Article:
Air Force bounces Windows XP, goes all-in for Windows 7

The US Air Force said it has begun a service-wide upgrade of operating systems to Windows 7, the plan to complete the upgrade across the service by December 2011.

For those average users currently using Vista, which is a majority of the Air Force the upgrade will be nearly transparent. The biggest changes will be seen by those changing from Windows XP.

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"The change from Vista to Windows 7 will not be very drastic, but for those moving from the XP systems, we anticipate a need for a higher level of support, due to the big differences in the software." said Lt. Col. Todd Glanzer, 24th Air Force director of communications.

The reaction from a few Air Force users to the upgrade on one Air Force Web site was, well, varied.

"AWESOME.... Just got vista two months ago wooo hoo."

"How about a service-wide upgrade to Mac"

"Ohhh can we please get that NOW Vista is KILLing these computers. When it takes 15 minutes to log into a computer you know there are issues. Windows 7 would hopefully help remedy that. I hope its sooner to now and not Dec 2011 before we see this."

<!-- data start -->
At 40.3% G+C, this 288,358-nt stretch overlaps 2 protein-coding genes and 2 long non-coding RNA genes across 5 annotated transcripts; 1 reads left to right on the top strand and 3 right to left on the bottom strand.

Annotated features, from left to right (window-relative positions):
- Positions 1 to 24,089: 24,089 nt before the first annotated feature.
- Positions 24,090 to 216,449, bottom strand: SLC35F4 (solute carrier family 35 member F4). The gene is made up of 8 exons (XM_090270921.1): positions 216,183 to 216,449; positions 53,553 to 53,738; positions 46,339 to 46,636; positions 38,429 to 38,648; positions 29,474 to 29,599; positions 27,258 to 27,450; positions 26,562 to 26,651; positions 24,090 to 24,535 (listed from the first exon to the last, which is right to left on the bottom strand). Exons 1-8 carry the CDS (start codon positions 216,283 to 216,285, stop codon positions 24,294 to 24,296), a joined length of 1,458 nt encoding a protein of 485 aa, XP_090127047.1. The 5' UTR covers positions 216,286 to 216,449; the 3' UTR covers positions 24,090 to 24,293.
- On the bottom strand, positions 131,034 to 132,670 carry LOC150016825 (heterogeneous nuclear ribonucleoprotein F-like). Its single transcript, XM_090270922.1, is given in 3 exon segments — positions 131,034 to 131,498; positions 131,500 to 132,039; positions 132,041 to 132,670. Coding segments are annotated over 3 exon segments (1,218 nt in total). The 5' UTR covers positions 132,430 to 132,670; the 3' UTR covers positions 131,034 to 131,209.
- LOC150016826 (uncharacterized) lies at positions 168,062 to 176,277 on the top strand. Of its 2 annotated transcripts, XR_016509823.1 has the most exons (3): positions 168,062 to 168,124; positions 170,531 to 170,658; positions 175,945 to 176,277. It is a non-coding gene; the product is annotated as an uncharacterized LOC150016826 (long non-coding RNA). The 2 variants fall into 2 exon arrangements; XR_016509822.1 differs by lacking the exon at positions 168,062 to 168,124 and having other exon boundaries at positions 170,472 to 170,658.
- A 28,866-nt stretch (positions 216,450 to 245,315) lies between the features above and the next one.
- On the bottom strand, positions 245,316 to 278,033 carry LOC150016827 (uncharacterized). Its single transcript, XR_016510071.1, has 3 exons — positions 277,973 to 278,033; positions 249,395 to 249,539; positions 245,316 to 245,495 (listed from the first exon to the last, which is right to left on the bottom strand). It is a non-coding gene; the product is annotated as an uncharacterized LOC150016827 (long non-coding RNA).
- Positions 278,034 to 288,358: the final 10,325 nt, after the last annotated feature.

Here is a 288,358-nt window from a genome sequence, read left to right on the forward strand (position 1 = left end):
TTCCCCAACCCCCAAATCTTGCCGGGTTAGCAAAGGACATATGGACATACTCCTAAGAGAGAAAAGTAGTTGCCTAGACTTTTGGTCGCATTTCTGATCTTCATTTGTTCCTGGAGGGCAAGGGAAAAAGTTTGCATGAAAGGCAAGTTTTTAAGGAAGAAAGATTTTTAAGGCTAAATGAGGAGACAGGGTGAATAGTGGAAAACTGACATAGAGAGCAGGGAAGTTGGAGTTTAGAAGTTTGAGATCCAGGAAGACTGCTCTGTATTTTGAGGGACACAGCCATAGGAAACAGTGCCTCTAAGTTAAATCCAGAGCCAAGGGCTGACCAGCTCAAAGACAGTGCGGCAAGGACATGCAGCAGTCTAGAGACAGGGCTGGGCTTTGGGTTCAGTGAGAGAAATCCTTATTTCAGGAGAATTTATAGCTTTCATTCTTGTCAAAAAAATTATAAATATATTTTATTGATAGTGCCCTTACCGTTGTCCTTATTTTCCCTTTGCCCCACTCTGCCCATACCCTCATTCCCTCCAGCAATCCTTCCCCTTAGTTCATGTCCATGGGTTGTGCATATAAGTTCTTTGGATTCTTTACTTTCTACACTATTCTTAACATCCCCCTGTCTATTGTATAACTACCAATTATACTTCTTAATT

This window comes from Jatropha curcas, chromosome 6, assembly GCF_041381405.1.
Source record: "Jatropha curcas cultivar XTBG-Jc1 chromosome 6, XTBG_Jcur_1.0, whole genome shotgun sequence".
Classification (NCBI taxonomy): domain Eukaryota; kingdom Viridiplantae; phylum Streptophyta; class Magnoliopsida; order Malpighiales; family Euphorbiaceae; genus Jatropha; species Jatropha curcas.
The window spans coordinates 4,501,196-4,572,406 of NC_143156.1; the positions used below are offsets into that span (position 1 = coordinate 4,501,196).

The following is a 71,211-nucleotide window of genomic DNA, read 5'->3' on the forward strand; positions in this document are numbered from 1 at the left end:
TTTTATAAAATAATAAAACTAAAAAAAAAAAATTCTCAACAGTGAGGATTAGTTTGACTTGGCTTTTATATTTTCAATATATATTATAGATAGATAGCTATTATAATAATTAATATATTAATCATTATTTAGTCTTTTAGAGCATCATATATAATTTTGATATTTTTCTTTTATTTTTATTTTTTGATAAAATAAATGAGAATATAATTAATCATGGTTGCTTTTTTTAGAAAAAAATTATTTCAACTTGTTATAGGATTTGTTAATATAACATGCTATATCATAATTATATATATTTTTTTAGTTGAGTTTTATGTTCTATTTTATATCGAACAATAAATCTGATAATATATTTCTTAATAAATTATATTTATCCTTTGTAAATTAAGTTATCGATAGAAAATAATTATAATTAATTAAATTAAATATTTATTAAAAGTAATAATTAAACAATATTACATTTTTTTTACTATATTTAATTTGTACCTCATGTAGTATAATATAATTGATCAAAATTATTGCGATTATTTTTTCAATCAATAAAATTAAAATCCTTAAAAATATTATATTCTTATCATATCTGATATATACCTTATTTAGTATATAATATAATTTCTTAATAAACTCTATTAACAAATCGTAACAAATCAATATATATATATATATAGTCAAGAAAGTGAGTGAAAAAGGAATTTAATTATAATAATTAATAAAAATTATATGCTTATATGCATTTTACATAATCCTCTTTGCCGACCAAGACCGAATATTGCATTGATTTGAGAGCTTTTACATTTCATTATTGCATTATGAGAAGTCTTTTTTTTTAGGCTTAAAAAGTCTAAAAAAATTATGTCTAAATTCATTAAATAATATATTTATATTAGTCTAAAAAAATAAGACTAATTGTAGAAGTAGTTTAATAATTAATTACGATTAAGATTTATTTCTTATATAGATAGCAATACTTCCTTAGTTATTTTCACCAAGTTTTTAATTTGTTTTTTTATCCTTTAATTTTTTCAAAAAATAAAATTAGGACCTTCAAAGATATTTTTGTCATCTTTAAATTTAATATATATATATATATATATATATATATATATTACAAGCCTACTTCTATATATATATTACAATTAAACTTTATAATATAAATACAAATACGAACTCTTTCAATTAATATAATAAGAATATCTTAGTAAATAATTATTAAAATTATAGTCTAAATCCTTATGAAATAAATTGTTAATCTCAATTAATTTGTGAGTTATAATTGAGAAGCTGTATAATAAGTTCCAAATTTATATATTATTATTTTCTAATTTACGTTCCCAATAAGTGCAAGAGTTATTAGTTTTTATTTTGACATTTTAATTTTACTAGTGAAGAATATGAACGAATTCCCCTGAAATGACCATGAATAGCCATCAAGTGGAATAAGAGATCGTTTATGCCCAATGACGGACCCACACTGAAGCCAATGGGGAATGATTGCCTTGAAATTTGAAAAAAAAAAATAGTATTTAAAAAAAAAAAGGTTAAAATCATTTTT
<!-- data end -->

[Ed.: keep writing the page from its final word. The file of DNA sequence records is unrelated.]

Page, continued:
It was unclear whether Microsoft would or even need to develop a special, more secure version of Windows 7 for the service. You may recall that the Air Force had been running a super-secure version of Windows XP only available to the service.

According to a Wired story from 2009: "The Air Force, on the verge of renegotiating its desktop-software contract with Microsoft, met with [Microsoft CEO Steve] Ballmer and asked the company to deliver a secure configuration of Windows XP out of the box. That way, Air Force administrators wouldn't have to spend time re-configuring, and the department would have uniform software across the board, making it easier to control and maintain patches. Surprisingly, Microsoft quickly agreed to the plan, and Ballmer got personally involved in the project. The NSA got together with the National Institute of Standards and Technology, the Defense Information Systems Agency and the Center for Internet Security to decide what to lock down in the Air Force special edition."

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